Thursday, 12 December 2013

Capital II, Chapter 10 - Part 9

A version of this Smithian idea was put forward by Mike McNair,  in a discussion I had with him some time ago.  Mike argued that workers can be owners of “human capital” in the form of various acquired skills and talents, and that they are able to charge a rent for use of this intellectual property. But, Marx specifically rejects this idea. He writes,

“The “acquired and useful abilities” (p. 187) which Smith mentions under the head of fixed capital are on the contrary component parts of circulating capital, since they are “abilities” of the wage-labourer and he has sold his labour together with its “abilities.”” (p 211)

Smith's necessity of dividing all capital into being either fixed or circulating stems from his division of all social wealth into a consumption fund and into capital – fixed and circulating. This contrasts to Marx’s analysis, which identifies money-capital and commodity-capital as capital involved in the process of circulation, and productive capital comprising fixed and circulating capital. 

“Inasmuch as under capitalist production the entire mass of social products circulates in the market as commodity-capital, with the exception of that part of the products which is directly used up again by the individual capitalist producers in its bodily form as means of production without being sold or bought, it is evident that not only the fixed and circulating elements of productive capital, but likewise all the elements of the consumption-fund are derived from the commodity-capital. This is tantamount to saying that on the basis of capitalist production both means of production and articles of consumption first appear as commodity-capital, even though they are intended for later use as means of production or articles of consumption, just as labour-power itself is found in the market as a commodity, although not as commodity-capital.” (p 212)

Smith: “Of these four parts three — provisions, materials, and finished work, are either annually or in a longer or shorter period, regularly withdrawn from it and placed either in the fixed capital, or in the stock reserved for immediate consumption. Every fixed capital is both originally derived from, and requires to be continually supported by, a circulating capital. All useful machines and instruments of trade are originally derived from a circulating capital which furnishes the materials of which they are made and the maintenance of the workmen who make them. They require, too, a capital of the same kind to keep them in constant repair.” [p. 188.]” (p 212)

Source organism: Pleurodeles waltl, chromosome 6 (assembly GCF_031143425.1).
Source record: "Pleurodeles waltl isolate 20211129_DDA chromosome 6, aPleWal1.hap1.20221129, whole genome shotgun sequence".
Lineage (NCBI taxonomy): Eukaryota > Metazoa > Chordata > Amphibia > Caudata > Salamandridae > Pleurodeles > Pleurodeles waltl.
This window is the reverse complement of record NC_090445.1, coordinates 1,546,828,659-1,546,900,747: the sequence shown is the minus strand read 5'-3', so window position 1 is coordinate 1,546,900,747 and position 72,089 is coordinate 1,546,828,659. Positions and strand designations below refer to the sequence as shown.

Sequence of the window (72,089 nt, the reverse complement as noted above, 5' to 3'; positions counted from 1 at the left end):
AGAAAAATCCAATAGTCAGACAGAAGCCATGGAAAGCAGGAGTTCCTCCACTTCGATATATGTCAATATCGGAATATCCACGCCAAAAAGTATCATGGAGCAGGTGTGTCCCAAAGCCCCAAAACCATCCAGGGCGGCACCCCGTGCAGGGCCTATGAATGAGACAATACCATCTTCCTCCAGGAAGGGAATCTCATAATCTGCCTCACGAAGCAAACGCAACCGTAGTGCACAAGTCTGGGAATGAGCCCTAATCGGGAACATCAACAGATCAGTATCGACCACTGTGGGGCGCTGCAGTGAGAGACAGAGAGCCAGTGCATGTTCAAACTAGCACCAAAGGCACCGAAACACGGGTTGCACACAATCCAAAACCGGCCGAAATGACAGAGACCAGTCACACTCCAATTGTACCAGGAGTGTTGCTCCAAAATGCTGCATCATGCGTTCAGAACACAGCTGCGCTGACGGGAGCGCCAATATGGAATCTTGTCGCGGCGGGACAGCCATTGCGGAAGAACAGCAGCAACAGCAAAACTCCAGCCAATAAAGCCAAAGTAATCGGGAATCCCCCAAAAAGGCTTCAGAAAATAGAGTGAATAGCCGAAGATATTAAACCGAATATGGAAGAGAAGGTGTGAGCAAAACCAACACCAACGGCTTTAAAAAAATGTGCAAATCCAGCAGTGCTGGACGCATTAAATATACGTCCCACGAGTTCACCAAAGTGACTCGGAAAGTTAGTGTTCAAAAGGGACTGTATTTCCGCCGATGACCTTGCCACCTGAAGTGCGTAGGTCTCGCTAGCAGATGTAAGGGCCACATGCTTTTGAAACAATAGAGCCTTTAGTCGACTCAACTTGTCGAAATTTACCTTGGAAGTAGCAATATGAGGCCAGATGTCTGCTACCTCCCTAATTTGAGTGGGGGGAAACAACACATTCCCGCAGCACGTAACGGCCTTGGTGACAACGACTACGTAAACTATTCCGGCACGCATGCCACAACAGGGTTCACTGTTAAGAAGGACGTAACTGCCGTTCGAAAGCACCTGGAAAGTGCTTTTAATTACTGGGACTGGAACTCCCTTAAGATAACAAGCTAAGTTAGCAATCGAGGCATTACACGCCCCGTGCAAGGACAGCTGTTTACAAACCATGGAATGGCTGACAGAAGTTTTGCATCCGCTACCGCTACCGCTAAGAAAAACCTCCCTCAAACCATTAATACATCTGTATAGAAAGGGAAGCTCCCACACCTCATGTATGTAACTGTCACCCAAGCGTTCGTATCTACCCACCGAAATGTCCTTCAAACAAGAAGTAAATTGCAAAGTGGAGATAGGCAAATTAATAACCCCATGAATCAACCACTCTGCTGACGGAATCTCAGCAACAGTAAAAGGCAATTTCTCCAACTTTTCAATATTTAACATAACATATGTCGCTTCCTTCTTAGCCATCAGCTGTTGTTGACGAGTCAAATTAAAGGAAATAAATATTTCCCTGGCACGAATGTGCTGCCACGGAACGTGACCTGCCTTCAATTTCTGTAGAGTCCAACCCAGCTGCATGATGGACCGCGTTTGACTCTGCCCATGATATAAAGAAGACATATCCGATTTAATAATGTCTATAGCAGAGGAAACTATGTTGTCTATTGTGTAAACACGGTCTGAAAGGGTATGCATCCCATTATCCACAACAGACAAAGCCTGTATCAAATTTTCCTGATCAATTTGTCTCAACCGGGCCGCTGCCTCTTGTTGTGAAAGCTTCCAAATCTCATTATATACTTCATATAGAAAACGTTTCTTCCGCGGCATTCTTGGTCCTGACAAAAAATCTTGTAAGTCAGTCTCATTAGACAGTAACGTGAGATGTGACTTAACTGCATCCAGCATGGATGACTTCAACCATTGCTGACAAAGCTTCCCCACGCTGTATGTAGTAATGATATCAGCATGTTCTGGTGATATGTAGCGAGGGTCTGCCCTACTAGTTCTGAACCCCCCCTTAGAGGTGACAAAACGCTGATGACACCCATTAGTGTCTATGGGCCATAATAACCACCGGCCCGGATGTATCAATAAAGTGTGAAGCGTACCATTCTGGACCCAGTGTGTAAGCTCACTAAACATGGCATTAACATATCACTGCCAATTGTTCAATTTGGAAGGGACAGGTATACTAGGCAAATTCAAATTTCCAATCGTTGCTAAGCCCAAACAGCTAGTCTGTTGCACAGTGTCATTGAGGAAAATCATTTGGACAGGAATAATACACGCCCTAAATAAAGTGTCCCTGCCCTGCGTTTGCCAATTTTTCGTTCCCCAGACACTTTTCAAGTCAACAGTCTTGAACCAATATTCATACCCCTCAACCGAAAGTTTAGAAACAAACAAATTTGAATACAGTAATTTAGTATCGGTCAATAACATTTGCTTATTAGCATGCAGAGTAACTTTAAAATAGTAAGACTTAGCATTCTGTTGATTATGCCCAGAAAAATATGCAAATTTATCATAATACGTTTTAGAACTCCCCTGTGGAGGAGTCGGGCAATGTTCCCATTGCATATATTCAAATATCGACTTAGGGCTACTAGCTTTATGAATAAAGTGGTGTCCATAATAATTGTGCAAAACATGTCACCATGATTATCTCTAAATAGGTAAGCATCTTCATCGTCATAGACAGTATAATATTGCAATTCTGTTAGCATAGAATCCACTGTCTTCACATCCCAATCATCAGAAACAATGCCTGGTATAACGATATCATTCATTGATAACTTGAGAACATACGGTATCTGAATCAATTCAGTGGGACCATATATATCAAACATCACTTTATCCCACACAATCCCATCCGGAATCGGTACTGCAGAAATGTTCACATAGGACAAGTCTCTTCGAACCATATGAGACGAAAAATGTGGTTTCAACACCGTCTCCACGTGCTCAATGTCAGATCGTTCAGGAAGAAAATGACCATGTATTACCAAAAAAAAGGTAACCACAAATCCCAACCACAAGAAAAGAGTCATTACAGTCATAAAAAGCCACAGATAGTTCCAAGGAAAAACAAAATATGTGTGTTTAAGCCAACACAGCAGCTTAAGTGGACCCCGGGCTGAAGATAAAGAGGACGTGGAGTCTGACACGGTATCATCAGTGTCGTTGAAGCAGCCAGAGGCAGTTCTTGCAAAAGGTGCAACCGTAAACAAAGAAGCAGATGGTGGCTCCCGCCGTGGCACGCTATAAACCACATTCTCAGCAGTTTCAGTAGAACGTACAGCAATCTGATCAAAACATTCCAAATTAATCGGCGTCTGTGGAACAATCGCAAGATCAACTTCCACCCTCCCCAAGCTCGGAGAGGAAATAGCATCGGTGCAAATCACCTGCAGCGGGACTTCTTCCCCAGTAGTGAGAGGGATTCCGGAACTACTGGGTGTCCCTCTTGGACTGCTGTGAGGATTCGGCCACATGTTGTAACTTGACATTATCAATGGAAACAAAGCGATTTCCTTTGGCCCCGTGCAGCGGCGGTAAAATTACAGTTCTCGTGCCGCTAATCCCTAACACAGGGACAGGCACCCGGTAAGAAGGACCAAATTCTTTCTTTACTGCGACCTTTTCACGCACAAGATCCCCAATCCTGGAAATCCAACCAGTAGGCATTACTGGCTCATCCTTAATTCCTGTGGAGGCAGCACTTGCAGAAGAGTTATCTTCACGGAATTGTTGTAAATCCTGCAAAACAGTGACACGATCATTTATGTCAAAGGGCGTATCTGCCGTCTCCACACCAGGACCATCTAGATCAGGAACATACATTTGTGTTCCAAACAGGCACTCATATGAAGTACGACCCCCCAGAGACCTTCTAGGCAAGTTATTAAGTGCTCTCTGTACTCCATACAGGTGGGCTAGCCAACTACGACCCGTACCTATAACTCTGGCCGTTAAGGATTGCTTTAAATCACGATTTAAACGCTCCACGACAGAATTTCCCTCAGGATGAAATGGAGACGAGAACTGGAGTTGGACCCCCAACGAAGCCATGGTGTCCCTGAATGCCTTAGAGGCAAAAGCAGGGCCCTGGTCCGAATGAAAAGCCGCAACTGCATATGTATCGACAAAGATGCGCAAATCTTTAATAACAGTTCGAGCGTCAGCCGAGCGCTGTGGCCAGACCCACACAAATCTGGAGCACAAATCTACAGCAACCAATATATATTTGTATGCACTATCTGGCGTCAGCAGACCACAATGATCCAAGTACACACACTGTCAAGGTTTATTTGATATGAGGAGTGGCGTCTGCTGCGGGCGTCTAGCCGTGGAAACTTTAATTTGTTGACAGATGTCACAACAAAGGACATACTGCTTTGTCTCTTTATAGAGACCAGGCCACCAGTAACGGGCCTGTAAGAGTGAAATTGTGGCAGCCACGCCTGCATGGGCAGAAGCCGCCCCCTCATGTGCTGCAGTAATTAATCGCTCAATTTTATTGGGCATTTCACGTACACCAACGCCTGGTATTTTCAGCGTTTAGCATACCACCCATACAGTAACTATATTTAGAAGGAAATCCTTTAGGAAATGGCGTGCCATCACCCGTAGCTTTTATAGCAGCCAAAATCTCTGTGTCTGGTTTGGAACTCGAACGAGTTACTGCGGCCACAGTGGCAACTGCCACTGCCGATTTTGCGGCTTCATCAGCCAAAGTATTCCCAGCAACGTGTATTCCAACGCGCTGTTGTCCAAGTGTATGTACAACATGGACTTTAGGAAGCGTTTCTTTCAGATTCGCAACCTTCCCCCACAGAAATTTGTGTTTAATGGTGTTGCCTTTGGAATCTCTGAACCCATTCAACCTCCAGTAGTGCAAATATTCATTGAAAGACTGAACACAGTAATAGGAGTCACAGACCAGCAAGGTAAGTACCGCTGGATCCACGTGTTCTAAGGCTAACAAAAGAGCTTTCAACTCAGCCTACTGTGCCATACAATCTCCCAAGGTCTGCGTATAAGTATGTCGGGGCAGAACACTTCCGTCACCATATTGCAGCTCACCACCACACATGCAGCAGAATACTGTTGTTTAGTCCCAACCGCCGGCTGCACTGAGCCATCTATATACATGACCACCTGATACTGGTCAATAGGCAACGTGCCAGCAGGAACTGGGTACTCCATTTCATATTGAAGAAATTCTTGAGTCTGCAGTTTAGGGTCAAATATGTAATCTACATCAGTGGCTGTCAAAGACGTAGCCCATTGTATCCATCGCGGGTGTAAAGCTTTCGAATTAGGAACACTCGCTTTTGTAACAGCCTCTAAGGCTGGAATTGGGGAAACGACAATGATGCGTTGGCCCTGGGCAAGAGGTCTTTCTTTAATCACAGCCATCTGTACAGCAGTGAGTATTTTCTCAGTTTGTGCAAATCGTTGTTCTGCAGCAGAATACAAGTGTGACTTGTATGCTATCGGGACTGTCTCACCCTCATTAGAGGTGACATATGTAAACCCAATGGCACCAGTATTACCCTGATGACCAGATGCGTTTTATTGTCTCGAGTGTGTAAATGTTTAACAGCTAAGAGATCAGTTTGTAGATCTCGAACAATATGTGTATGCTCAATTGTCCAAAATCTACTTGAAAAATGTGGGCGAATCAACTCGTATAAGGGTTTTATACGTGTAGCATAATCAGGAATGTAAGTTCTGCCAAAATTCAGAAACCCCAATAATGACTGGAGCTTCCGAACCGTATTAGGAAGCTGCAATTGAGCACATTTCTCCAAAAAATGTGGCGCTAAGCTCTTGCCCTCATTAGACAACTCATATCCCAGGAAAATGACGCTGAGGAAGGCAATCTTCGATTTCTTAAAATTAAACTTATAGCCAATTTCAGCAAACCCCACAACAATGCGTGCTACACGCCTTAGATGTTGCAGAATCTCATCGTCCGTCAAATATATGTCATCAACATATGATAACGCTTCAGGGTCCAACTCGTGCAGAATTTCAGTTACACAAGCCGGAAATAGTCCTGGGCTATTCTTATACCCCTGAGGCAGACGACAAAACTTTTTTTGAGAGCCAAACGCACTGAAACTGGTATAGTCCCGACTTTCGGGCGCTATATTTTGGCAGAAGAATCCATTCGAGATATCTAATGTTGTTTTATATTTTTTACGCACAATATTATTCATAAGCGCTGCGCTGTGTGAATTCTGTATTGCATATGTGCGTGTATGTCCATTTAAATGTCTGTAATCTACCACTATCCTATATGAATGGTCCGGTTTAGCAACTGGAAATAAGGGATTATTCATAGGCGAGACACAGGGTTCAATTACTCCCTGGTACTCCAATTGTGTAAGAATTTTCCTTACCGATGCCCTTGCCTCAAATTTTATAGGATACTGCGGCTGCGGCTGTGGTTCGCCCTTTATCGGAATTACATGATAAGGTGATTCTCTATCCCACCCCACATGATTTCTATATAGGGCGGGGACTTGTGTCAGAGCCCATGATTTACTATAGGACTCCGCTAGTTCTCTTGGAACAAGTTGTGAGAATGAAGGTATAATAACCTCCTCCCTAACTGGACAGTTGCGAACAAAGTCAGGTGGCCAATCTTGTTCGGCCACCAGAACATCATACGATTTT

This is thoroughly confused, as Marx demonstrates. Of course, everything not provided by nature, that is bought under capitalism, be it for individual or productive consumption, be it raw material or a machine, is bought as a commodity and has circulated in the market as the commodity-capital of some capitalist.

“But it does not follow from this by any means that every fixed capital stems originally from some circulating capital; that follows only from the Smithian confusion of capital of circulation with circulating or fluent, i.e., non-fixed capital. Besides, Smith actually refutes himself. According to him himself, machines, as commodities, form a part of No. 4 of the circulating capital. Hence to say that they come from the circulating capital means only that they functioned as commodity-capital before they functioned as machines, but that materially they are derived from themselves; so is cotton, as the circulating element of some spinner’s capital, derived from the cotton in the market. But if Adam Smith in his further exposition derives fixed capital from circulating capital for the reason that labour and raw material are required to build machines, it must be borne in mind that in the first place, instruments of labour, hence fixed capital, are also required to build machines, and in the second place fixed capital, such as machinery, etc., is likewise required to make raw materials, since productive capital always includes instruments of labour, but not always material of labour. He himself says immediately afterwards: 

“Land, mines, and fisheries, require all both a fixed and a circulating capital to cultivate them;”

(thus he admits that not only circulating but also fixed capital is required for the production of raw material)

“and” (new error at this point) “their produce replaces with a profit, not only those capitals, but all the others in the society.” (p. 188.) 

This is entirely wrong. Their produce furnishes the raw material, auxiliary material, etc., for all other branches of industry. But their value does not replace the value of all other social capitals; it replaces only their own capital-value (plus the surplus-value). Adam Smith is here again in the grip of his physiocratic reminiscences.” (p 213-4)

Back To Part 8

Forward To Part 10

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